To date, several different microorganisms have been found to participate in the biodegradation of various synthetic plastic materials following their isolation from the soil of plastic-dumping sites, the waste of mulch films, marine water, soil contaminated by crude oil, sewage sludge, landfills, and the intestines of plastic-eating worms.
Plastics in the Environment
The widespread use of plastic around the world is largely due to its inexpensive production costs, as well as its strong, lightweight, corrosion-resistant, and electrical insulation properties. In fact, recent estimates suggest that between 500 billion to one trillion tons of polyethylene (PE) are produced each year to meet this global demand.
Despite its advantageous characteristics for industrial purposes, the degradation of plastic takes more than 1,000 years to occur. In addition to its extensive degradation time in the environment, the burning of plastic also releases dioxides and carbon dioxide (CO2) into the environment. Taken together, plastic consumption and waste are major contributors to global warming and pollution.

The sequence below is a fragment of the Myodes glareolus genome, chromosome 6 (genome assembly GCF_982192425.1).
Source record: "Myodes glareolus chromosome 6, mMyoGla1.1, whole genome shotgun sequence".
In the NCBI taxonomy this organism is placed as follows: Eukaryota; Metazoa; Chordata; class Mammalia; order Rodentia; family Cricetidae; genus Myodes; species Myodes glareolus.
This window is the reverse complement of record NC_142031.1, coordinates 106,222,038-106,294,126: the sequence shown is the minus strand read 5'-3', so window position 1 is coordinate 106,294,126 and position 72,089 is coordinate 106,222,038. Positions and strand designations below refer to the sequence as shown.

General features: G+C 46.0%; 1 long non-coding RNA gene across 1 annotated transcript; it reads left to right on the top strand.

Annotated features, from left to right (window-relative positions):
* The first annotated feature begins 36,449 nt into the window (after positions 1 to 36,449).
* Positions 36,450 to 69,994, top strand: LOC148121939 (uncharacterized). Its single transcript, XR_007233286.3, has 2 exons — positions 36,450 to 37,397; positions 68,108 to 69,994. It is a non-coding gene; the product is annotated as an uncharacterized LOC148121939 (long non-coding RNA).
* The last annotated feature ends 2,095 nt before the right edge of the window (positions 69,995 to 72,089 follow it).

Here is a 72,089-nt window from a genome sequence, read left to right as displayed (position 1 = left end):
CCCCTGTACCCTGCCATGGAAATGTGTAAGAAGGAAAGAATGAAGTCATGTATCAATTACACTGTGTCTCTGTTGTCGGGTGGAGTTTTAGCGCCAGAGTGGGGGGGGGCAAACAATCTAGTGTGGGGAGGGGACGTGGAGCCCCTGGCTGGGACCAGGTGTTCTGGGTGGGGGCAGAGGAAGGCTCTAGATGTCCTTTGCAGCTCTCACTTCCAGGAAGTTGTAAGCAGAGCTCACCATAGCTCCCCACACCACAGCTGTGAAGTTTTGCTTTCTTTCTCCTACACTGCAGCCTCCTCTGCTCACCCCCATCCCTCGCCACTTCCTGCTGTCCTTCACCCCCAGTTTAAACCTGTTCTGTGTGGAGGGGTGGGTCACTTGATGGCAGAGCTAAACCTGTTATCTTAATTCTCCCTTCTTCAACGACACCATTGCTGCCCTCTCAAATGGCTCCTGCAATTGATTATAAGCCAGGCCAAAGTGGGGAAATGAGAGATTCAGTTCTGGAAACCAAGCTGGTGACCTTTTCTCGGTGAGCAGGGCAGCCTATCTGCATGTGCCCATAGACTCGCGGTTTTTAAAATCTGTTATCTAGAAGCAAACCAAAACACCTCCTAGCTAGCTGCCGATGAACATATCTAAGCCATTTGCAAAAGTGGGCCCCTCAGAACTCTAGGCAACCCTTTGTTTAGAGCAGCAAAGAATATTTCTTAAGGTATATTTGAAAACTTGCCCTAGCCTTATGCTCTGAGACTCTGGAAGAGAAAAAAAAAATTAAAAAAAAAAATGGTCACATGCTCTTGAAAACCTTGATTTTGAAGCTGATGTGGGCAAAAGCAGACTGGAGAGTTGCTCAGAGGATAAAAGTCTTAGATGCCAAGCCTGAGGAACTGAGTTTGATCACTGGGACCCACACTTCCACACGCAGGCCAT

Another significant environmental concern associated with plastics is the formation of microplastics, which occurs following the photodegradation of large plastic materials by the sunlight. These microplastics can contaminate both sand and water supplies, which can lead to the accidental consumption of these toxic particles by terrestrial and aquatic animals, as well as humans through the food chain. Recent estimates suggest that plastic contaminants in the aquatic environment affect at least 276 species, of which include 44% and 86% of seabirds and sea turtles, respectively.
Microorganism Degradation of Plastics
By definition, polymer degradation involves any alteration to the physical or chemical properties of the plastic material that occurs as a result of exposure to certain environmental factors like light, heat, moisture, or biological activity. More specifically, these types of polymer degradation methods can be referred to as photodegradation, thermo-oxidative-degradation, and biodegradation, respectively.
Biodegradation relies upon microorganisms like bacteria, fungi, and algae to degrade polymer materials through their metabolic activity. This form of biodegradation does not require the involvement of heat energy and can be conducted under either aerobic or anaerobic conditions. For example, aerobic biodegradation leads to the production of CO2 and H2O in the soil, whereas anaerobic biodegradation often results in the production of CO2, H2O, and methane.